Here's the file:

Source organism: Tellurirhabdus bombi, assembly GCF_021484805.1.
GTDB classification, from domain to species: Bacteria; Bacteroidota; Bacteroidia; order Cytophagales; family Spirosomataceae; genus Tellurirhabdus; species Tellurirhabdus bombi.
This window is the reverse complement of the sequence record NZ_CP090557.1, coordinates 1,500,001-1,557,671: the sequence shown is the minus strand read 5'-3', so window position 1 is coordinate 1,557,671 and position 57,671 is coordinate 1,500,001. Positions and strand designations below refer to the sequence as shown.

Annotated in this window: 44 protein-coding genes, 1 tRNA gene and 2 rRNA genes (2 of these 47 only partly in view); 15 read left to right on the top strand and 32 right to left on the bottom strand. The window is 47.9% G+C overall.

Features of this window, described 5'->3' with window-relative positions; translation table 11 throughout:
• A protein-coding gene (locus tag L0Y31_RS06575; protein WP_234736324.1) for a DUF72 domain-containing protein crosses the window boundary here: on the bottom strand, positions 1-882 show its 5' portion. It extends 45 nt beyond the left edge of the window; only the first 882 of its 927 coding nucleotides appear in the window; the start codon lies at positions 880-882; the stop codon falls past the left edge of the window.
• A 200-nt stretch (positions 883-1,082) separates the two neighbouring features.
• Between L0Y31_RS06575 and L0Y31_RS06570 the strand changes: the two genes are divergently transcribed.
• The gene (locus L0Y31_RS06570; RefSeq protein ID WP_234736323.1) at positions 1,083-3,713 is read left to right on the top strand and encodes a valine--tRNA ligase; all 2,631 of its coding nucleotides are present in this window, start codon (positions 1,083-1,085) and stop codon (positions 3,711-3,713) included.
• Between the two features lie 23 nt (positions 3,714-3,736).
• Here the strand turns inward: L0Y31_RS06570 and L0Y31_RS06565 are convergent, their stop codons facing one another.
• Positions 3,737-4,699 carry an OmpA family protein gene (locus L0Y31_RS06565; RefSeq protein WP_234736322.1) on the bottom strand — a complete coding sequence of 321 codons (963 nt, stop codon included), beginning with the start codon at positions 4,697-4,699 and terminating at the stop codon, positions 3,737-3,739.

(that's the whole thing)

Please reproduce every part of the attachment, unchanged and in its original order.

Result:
Source organism: Tellurirhabdus bombi, assembly GCF_021484805.1.
GTDB classification, from domain to species: Bacteria; Bacteroidota; Bacteroidia; order Cytophagales; family Spirosomataceae; genus Tellurirhabdus; species Tellurirhabdus bombi.
This window is the reverse complement of the sequence record NZ_CP090557.1, coordinates 1,500,001-1,557,671: the sequence shown is the minus strand read 5'-3', so window position 1 is coordinate 1,557,671 and position 57,671 is coordinate 1,500,001. Positions and strand designations below refer to the sequence as shown.

Annotated in this window: 44 protein-coding genes, 1 tRNA gene and 2 rRNA genes (2 of these 47 only partly in view); 15 read left to right on the top strand and 32 right to left on the bottom strand. The window is 47.9% G+C overall.

Features of this window, described 5'->3' with window-relative positions; translation table 11 throughout:
• A protein-coding gene (locus tag L0Y31_RS06575; protein WP_234736324.1) for a DUF72 domain-containing protein crosses the window boundary here: on the bottom strand, positions 1-882 show its 5' portion. It extends 45 nt beyond the left edge of the window; only the first 882 of its 927 coding nucleotides appear in the window; the start codon lies at positions 880-882; the stop codon falls past the left edge of the window.
• A 200-nt stretch (positions 883-1,082) separates the two neighbouring features.
• Between L0Y31_RS06575 and L0Y31_RS06570 the strand changes: the two genes are divergently transcribed.
• The gene (locus L0Y31_RS06570; RefSeq protein ID WP_234736323.1) at positions 1,083-3,713 is read left to right on the top strand and encodes a valine--tRNA ligase; all 2,631 of its coding nucleotides are present in this window, start codon (positions 1,083-1,085) and stop codon (positions 3,711-3,713) included.
• Between the two features lie 23 nt (positions 3,714-3,736).
• Here the strand turns inward: L0Y31_RS06570 and L0Y31_RS06565 are convergent, their stop codons facing one another.
• Positions 3,737-4,699 carry an OmpA family protein gene (locus L0Y31_RS06565; RefSeq protein WP_234736322.1) on the bottom strand — a complete coding sequence of 321 codons (963 nt, stop codon included), beginning with the start codon at positions 4,697-4,699 and terminating at the stop codon, positions 3,737-3,739.